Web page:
Control and Management

MLN removed plantHow can MLN be controlled?

Based on CLN/MLN management experiences in the USA, rigorous disease management practices in seed production plots, including use of resistant varieties, controlling weeds/alternate hosts, keeping unnecessary machines/people out of the field, controlling insect-vectors using appropriate insecticide (at weekly intervals), and having adequate isolation from MLN-infected fields, can prevent the spread of the disease. Because individual plants with MCMV or SCMV alone show milder symptoms, seed production fields must be carefully inspected and plants that appear infected removed immediately.

How can farmers prevent MLN in their fields?

  • MLN does not occur on crops other than maize; so avoid growing maize after maize. Diversify your farm enterprise by planting different crops each season.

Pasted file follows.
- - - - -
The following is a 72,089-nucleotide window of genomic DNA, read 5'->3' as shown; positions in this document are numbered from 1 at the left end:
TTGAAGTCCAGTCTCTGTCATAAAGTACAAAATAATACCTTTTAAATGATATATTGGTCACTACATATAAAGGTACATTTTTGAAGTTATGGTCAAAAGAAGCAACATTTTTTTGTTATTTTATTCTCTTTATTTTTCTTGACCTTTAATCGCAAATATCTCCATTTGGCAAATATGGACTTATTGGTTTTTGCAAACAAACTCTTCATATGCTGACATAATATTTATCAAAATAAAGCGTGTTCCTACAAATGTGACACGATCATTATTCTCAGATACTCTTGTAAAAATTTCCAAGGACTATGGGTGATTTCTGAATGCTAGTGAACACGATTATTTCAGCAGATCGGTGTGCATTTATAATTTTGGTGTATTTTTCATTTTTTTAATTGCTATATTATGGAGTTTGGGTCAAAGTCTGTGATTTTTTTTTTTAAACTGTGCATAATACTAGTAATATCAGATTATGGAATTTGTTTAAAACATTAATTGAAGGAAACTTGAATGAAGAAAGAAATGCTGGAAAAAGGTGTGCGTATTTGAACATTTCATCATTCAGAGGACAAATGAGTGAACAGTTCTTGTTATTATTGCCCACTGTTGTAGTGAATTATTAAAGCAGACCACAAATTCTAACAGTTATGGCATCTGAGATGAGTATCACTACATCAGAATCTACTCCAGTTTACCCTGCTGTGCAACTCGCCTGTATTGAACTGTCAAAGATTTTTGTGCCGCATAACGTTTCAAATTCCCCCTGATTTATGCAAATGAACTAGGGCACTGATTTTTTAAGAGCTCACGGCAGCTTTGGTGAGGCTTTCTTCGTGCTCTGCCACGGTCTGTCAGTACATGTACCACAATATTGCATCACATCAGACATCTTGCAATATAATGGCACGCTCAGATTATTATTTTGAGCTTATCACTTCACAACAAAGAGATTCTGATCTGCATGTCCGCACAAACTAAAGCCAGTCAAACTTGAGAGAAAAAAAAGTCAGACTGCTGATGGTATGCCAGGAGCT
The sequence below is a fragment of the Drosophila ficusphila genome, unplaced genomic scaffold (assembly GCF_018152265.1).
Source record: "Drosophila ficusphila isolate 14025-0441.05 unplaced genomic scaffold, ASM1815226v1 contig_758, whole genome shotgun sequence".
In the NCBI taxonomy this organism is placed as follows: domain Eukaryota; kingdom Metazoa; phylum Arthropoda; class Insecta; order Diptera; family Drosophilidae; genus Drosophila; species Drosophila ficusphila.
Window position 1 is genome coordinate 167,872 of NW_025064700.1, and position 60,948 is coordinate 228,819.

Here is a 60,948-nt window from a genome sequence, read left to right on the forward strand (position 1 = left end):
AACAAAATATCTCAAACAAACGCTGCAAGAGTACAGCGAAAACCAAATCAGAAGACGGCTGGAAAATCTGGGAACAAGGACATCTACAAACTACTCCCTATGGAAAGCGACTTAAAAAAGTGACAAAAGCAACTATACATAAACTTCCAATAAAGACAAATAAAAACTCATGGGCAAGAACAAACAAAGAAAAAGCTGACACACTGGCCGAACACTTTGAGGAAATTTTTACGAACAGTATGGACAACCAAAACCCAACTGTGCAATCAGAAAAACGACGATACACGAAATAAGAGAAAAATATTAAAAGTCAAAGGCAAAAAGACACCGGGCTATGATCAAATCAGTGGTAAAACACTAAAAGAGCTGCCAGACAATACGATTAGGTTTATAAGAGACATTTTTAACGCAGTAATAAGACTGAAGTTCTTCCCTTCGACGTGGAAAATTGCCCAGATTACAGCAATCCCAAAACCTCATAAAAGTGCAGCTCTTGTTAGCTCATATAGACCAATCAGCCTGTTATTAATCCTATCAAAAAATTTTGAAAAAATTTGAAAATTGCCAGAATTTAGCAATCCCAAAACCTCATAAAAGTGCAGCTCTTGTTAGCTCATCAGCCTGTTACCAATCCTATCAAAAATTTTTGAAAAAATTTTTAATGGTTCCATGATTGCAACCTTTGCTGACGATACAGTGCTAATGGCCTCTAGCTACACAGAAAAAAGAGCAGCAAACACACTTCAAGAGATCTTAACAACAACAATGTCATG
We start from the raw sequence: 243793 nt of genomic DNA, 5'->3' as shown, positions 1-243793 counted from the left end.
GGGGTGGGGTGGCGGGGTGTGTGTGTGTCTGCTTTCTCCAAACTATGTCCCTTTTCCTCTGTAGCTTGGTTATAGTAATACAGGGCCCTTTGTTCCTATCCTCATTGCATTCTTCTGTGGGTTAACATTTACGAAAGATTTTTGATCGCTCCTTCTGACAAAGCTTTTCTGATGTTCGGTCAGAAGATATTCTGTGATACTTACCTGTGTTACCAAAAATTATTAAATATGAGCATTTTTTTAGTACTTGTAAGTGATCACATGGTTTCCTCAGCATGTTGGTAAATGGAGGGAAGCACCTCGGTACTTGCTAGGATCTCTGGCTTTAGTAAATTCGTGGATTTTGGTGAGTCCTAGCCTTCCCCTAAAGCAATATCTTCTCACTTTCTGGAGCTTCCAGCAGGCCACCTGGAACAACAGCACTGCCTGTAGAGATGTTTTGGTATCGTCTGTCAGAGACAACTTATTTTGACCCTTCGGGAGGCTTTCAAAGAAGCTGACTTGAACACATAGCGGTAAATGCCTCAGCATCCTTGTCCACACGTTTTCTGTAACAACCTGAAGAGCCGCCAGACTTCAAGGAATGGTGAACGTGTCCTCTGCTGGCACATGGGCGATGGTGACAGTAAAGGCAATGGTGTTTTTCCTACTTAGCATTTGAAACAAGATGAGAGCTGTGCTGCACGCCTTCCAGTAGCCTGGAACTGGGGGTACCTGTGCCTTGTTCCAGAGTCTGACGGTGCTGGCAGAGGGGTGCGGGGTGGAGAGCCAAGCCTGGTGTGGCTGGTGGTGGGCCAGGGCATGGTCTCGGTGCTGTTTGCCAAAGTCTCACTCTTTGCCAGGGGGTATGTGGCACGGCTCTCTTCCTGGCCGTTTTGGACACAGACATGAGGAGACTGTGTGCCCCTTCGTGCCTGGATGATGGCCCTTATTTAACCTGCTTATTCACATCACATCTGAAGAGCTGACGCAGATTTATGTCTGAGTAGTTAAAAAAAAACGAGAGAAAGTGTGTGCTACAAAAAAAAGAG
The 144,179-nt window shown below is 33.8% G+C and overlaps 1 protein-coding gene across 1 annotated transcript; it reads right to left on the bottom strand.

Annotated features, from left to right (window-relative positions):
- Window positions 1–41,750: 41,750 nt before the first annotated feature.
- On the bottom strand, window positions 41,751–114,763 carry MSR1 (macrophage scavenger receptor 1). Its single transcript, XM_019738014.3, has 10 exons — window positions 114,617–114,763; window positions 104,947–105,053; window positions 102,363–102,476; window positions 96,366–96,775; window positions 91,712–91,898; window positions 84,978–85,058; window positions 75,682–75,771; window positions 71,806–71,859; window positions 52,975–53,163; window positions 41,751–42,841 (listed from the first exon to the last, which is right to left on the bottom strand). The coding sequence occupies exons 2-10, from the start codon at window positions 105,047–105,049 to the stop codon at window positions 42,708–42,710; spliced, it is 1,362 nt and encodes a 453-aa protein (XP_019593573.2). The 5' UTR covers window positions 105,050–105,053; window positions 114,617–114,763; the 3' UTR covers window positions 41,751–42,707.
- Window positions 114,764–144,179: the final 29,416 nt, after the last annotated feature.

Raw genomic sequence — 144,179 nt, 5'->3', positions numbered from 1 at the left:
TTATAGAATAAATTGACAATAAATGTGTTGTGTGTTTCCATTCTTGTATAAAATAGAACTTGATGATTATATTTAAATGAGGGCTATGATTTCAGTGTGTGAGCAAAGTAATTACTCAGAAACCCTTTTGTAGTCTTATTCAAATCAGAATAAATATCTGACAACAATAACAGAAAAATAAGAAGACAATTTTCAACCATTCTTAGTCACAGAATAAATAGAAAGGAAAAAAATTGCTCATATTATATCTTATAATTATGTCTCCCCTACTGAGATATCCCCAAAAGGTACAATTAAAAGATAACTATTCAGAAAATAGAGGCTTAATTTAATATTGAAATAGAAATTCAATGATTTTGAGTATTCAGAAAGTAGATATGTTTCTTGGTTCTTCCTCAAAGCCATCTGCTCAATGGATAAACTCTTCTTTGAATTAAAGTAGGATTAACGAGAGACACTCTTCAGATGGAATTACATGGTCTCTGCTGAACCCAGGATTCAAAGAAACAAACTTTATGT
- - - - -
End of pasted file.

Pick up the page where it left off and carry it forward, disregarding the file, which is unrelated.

• Do not plant a new maize crop near an infected field. Wind-blown insect vectors can transmit the disease from the infected field to the new crop.
  • Plant maize at the onset of the main rainy season, rather than during the short rain season; this creates a break between maize crops and interrupts the disease cycle.
  • Weed fields regularly to eliminate alternate hosts for insect vectors.
  • Use maize varieties that are resistant to MLN.

What should farmers do if they find MLN in their fields?

  • Immediately remove diseased plants from your fields. You can feed the leaves to livestock.
  • Do not allow humans or animals to eat infected ears or grains, which may contain secondary fungal infections and harmful mycotoxins. Burn infected ears and grains.

CIMMYT Flyer: Best Practices to Avoid MLN Disease